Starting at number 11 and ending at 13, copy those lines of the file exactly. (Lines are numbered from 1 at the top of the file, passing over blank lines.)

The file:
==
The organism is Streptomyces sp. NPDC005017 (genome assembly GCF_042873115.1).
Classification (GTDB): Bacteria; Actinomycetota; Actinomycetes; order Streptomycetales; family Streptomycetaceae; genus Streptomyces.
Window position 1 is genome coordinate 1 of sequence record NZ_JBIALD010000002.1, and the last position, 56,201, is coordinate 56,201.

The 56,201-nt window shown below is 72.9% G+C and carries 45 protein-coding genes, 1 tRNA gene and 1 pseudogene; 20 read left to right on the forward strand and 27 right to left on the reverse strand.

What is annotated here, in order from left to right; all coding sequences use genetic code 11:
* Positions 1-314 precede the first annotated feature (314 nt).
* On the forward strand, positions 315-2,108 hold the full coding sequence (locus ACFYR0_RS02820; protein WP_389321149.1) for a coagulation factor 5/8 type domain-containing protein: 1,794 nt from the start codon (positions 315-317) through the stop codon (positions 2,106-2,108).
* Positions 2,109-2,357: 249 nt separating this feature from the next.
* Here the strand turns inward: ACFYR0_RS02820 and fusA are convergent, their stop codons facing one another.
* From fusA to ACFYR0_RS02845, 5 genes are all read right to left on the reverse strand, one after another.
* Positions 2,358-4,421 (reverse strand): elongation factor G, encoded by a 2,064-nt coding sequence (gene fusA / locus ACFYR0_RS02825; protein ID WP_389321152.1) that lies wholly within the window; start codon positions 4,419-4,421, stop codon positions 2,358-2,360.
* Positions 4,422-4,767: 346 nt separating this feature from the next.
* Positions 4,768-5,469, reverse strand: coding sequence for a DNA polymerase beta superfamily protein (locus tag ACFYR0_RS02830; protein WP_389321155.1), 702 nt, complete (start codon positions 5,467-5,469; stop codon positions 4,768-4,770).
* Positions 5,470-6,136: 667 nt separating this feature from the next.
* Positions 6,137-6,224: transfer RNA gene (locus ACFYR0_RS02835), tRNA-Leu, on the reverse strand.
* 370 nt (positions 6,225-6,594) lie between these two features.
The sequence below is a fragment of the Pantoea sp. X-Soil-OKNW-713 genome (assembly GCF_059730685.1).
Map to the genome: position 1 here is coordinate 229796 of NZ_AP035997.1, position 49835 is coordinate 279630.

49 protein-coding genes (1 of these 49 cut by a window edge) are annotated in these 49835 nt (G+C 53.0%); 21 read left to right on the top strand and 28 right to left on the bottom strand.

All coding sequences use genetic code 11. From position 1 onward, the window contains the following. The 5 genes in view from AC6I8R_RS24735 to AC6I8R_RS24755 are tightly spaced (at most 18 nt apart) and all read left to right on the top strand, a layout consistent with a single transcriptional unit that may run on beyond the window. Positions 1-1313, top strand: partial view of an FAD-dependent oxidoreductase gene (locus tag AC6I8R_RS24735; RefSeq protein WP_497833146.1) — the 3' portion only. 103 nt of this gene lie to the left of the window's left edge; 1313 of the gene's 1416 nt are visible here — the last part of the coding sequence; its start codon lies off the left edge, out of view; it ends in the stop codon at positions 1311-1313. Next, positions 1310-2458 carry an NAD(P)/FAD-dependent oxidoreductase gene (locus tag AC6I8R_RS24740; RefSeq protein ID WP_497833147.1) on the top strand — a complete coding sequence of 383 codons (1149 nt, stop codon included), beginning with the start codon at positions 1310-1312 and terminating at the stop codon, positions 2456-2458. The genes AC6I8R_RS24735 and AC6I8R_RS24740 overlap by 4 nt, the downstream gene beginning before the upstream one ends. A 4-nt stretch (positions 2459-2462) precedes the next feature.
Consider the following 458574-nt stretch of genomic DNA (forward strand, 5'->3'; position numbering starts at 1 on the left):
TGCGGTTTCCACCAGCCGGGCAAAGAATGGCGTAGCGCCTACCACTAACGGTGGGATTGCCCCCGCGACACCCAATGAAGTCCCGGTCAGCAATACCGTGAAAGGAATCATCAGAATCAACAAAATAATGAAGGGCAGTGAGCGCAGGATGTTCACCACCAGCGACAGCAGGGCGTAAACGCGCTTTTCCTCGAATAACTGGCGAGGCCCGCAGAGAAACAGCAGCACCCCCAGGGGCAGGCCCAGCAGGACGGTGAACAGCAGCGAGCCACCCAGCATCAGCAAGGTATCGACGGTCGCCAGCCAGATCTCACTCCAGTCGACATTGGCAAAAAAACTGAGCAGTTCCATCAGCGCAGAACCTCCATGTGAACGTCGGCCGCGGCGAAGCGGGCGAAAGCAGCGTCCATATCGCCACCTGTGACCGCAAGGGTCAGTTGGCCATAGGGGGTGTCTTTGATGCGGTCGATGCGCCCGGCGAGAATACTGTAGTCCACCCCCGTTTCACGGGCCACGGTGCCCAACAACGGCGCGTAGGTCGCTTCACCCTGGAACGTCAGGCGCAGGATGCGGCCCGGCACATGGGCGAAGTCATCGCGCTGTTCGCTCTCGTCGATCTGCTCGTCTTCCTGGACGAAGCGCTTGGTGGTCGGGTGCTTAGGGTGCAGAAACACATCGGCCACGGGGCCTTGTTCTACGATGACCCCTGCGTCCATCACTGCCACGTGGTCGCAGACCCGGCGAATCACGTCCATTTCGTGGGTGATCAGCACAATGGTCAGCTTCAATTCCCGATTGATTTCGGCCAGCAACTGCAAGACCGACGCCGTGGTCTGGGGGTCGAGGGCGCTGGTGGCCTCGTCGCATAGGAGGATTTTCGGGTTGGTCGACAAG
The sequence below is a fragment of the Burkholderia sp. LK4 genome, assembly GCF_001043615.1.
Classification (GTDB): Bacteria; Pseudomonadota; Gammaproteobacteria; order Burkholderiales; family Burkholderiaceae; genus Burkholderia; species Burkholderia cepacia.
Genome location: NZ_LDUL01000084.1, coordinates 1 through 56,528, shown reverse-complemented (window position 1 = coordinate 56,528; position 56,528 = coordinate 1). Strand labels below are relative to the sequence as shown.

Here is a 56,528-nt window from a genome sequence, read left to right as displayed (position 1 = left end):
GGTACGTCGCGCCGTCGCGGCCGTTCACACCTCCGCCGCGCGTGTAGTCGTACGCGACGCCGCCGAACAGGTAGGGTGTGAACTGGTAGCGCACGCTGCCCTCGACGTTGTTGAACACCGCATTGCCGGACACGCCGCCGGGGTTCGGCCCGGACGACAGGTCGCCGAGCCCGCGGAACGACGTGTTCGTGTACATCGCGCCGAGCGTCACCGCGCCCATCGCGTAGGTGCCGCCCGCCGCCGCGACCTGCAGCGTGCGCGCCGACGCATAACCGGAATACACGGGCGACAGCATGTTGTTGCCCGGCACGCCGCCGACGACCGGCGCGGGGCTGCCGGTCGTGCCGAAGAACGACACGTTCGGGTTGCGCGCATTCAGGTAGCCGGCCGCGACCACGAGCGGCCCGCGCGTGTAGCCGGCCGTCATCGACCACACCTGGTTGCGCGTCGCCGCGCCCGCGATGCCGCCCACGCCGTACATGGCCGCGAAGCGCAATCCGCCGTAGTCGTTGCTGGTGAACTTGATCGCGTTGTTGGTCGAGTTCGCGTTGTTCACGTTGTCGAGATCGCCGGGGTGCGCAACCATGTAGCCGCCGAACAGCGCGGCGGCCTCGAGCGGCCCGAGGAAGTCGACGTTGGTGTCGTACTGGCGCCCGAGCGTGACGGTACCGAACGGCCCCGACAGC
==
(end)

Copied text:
* Positions 2,358-4,421 (reverse strand): elongation factor G, encoded by a 2,064-nt coding sequence (gene fusA / locus ACFYR0_RS02825; protein ID WP_389321152.1) that lies wholly within the window; start codon positions 4,419-4,421, stop codon positions 2,358-2,360.
* Positions 4,422-4,767: 346 nt separating this feature from the next.
* Positions 4,768-5,469, reverse strand: coding sequence for a DNA polymerase beta superfamily protein (locus tag ACFYR0_RS02830; protein WP_389321155.1), 702 nt, complete (start codon positions 5,467-5,469; stop codon positions 4,768-4,770).